I have, however, played Devastation of Indines enough times to know that it’s freaking brilliant. It has variety and depth, strategy and tactics, and boatloads of cool anime people to bring the whole thing to life. The graphic design is a little spotty, but it doesn’t interfere with the game so much as it makes it less attractive than it could have been. I still really dig the entire BattleCON game, and would love to have someone who would come over to my house twice a week to play the crap out of it. My wife didn’t love it, mostly because she was never a big fan of fighting games and finds the entire concept mostly irritating and pointless, but I would play this sucker until I tried every possible variant and character.
If you’re the kind of game nerd who wants to play every game out there once, Devastation of Indines is not for you. To really get your money’s worth with this one, you need to be prepared to enjoy it over and over for weeks, maybe months at a time. It’s not a simple throwaway Euro that you try one time before you put it on the shelf. It’s a keeper, a one-game hobby. In that respect, it reminds me of HeroScape, but since it’s not Hasbro, it doesn’t look nearly as good (or cost nearly as much). As a fan of the old-school fighting game, I enthusiastically recommend Devastation of Indines to anyone who fondly remembers pumping quarters into machines for half a Saturday in a dimly lit arcade because your mom gave you twenty bucks and told you to keep busy for the afternoon so she could go have an affair with her tax accountant.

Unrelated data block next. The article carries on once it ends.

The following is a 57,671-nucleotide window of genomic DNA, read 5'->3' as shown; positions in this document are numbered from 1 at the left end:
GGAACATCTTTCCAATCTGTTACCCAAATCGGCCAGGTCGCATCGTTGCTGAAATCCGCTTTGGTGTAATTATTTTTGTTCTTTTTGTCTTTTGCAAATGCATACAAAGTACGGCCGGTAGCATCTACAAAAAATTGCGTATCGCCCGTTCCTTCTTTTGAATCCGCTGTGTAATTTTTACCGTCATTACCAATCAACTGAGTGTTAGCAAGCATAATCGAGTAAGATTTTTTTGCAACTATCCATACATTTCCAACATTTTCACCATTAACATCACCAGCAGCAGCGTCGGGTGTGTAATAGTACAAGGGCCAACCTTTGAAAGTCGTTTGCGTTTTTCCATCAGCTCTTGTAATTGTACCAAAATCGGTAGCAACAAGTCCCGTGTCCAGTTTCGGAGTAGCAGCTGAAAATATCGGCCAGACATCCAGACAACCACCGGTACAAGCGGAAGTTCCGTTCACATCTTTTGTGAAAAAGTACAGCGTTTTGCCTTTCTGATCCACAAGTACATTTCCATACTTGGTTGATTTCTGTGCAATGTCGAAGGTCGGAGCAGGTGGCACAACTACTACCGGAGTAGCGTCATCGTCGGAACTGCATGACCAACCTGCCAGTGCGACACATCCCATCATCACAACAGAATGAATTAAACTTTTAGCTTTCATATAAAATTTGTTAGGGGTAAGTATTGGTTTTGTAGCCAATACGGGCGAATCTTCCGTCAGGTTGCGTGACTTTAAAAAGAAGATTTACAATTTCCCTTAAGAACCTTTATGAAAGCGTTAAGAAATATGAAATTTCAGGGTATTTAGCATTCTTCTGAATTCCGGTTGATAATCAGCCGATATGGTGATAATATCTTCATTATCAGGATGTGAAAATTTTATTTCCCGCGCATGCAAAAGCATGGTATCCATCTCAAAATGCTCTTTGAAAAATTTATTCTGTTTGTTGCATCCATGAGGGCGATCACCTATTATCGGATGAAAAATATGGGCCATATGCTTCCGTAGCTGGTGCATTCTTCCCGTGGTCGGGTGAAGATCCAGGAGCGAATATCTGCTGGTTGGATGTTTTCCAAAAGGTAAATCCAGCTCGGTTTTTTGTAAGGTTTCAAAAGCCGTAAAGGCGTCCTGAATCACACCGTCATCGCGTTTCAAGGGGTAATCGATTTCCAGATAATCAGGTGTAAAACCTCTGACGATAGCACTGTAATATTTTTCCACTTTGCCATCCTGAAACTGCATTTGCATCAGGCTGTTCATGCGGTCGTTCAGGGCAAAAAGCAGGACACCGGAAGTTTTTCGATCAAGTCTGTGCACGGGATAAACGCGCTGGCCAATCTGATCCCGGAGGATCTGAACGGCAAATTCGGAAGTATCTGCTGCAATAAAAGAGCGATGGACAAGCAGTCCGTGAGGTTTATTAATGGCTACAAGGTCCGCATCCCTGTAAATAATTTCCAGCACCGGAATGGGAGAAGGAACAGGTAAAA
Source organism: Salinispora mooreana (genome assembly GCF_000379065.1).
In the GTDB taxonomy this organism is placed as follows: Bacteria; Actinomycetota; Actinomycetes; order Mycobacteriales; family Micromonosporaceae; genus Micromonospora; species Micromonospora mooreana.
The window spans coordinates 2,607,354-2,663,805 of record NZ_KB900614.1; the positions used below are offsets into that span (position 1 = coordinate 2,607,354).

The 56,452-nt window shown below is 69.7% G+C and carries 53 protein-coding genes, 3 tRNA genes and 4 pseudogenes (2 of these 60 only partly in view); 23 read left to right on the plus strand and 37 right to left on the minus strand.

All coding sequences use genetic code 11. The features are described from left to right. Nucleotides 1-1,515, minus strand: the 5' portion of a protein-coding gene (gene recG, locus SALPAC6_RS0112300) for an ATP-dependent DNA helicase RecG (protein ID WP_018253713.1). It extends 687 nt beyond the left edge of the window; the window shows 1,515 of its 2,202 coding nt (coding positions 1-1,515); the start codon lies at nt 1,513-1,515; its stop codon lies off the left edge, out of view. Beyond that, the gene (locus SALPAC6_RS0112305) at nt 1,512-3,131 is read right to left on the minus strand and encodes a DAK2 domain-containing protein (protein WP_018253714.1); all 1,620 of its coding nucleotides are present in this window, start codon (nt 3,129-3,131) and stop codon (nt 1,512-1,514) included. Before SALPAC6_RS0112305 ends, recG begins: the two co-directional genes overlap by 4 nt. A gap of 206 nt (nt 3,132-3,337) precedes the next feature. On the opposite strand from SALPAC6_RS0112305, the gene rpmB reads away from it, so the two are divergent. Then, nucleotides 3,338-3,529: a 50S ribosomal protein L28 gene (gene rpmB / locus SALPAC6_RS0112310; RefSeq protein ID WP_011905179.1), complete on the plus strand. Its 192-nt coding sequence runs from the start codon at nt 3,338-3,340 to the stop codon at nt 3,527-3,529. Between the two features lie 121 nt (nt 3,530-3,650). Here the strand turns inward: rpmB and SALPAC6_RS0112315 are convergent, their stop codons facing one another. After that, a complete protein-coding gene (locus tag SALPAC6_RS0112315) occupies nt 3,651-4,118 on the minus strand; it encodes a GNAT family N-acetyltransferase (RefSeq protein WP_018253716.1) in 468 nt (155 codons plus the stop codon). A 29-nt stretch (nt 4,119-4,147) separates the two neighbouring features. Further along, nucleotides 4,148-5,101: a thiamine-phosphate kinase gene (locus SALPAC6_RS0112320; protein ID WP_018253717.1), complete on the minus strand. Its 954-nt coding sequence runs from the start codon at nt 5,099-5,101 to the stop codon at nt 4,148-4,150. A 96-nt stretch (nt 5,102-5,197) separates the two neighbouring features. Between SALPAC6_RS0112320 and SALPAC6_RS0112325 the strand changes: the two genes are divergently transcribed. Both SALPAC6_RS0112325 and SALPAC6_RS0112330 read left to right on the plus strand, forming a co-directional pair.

2 players (or solo, or four-player teams, or other stuff because holy crap there’s a lot of options)
At its core, a smart and deep fighting game with a lot to master
One hell of a lot of game that you could play a lot of times before you got bored
Cool anime theme with some cool anime art
Graphic design is a little busy, and not always very pretty
The only place I can find that you can get Devastation of Indines is direct from the publisher.
Matt Drake is a game reviewer and the author of the Drake's Flames blog, where you can read more of his crassly opinionated game reviews.